Starting Out and Setting Expectations
Everyone is at a different place in life. Some are bright eyed and bushy tailed right out of college, while others might be jaded with the job they've held for the past 20 years and want a change. It's important to remember that it doesn't matter where you're at or what you know. I've had many conversations with people who were intimidated by cyber security. Who see the field as full of industry SME's who understand technology on levels they could never achieve.
The reality is a lot less glamorous. Most people that I've met in this field aren't technical rock-stars who know everything about anything. Most are just people who enjoy the work, have passion for the field, and need an income. As long as you're a hard worker and willing to learn, cyber security is a pretty easy field to get into. All you really need is a good mindset and set some goals for yourself!
Cyber Security is all about self improvement. There will always be something you don't know or can improve on. You can't learn something once and rest on that knowledge for your whole career. You have to constantly be adding to your knowledge and skill set. You'll need to be mentally adaptable. If an ever-changing field seems like something you're interested in, cyber security can definitely be for you.
Self confidence is another facet of a good mindset. Back to my initial point on setting expectations, no one reasonable is going to expect you to know anything incredibly complex for an entry level position in the field. Most of what people look for are some kind of technical competence and the willingness to learn. Just by reading this, you most likely already have the willingness to learn, and gaining enough technical know-how for an entry level security position can be done in a couple dedicated weekends. Don't let your lack of knowledge hold you back from entering the field. If anything, embrace it as a plus! All a company needs to know is if you can learn on the job. Take confidence in that.
Getting those knowledge gains
Ok so you have a good mindset and attitude, now what? You need something practical. Something tangible to really dig into. While perhaps a bit tedious, my suggestion is to start with basic theory and work your way up to hands on projects. Depending on how familiar you are with certain topics, you can skip the associated suggestions.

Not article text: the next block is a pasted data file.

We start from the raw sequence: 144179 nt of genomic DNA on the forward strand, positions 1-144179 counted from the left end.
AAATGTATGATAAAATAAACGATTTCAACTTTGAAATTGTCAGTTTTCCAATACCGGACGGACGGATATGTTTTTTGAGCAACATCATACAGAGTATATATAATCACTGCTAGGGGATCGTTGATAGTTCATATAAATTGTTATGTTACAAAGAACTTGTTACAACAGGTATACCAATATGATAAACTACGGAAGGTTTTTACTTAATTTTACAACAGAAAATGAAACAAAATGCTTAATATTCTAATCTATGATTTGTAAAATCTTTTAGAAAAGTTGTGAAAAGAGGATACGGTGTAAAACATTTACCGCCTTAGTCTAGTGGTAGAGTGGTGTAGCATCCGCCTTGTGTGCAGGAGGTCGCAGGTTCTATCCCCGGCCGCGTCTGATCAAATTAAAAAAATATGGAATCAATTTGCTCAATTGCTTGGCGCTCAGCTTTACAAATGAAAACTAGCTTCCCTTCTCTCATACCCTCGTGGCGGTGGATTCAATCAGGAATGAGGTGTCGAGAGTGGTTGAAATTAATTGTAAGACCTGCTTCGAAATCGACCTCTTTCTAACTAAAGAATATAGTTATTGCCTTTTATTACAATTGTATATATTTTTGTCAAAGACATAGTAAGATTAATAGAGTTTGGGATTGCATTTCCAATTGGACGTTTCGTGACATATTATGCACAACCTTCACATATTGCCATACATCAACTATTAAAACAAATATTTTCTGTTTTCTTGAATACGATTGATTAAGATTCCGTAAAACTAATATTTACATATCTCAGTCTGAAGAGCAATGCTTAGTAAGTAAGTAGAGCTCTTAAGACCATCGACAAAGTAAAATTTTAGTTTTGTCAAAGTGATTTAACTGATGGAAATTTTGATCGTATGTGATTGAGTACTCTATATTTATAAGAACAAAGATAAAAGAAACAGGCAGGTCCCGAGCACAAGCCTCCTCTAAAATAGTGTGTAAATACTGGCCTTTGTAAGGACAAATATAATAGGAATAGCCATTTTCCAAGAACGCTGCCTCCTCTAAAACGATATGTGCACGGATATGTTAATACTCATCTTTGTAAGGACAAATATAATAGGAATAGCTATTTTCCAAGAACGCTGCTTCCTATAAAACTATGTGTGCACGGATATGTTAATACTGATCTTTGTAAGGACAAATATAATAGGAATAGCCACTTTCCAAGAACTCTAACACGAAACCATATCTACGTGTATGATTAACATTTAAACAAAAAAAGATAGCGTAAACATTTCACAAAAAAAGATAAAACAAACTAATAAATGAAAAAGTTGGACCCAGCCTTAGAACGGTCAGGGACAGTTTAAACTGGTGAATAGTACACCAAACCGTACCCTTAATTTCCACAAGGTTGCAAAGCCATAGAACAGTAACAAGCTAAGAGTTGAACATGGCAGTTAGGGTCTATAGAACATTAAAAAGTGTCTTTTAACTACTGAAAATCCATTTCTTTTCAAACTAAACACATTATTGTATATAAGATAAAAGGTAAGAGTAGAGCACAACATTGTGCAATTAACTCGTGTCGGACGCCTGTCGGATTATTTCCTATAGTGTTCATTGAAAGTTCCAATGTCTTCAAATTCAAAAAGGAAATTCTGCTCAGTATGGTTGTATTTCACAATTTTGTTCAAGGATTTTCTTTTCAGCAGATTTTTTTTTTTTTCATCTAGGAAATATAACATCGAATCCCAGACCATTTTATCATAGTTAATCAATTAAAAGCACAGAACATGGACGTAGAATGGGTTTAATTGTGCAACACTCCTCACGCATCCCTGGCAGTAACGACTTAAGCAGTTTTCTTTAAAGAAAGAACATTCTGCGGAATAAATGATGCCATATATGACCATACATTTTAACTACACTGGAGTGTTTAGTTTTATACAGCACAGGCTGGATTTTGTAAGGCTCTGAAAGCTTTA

I'm going to list out generic certification material, some of which may not be directly relevant to security but you'll need an broad understanding on how everything works. I would first recommend just googling any topics you're fuzzy on. Personally, I have learned quite a bit from reading certification books, even if I didn't take the test. Also, other sites such as Cybrary.IT are incredibly helpful in getting the theory down to foster some general understanding.
- Networking = Net+ and CCNA
- Security = Sec+ and CYSA+
- Windows = Any book on Windows Server Administration (caveat: i'm a bit fuzzy on Microsoft certifications. I've never taken one)
- Linux = Linux+ and LPI
I'd like to keep this recommendation list small. I can list out books, courses, and videos all day long but I think that'd be missing the point. Just make sure you have a good general understanding enough to proceed with hands on tasks. Here are some ideas!
- Setup a home file server
- Add on a web server
- Add on an FTP server
- Setup an Intrusion Detection System
- Run nmap and OpenVAS scans and look at events generated in the IDS
- Setup a vulnerable test server and exploit it
If you can manage to get all that configured and setup, you'll have more hands on experience that some people I've actually worked with who've held various security titles.
If you would like any more help with the theory or hands on practice, let me know and i'll update the post with some more ideas!
Setting Goals and Milestones
Taking all this into consideration, you should have some idea of where you need to start. You now need to set some time lines. Figure out when you want to get all this accomplished. When do you want to land that first job? How much time are you able to spend per week? What's a realistic road map? I can't really answer this for you, but it's an important step to work through.
You will definitely want a Security+ certification from Comptia. In the process of learning theory and all your hands on work, you should be making some progress with a good Security+ book and taking practice tests. This is an entry level certification which will help you stand out from all the other people applying.
I would also recommend documenting all your accomplishments on some form of portfolio website. You can write posts on how you setup your home server and/or IDS and talk about various security skills you've learned. This is a great way to add to your resume with minimal effort.
Once you grab your Sec+, get a good portfolio setup, and have a clean resume, you're more than ready to go. While you don't need a Sec+ or portfolio to start applying, it will definitely help your starting salary. Who doesn't want more money?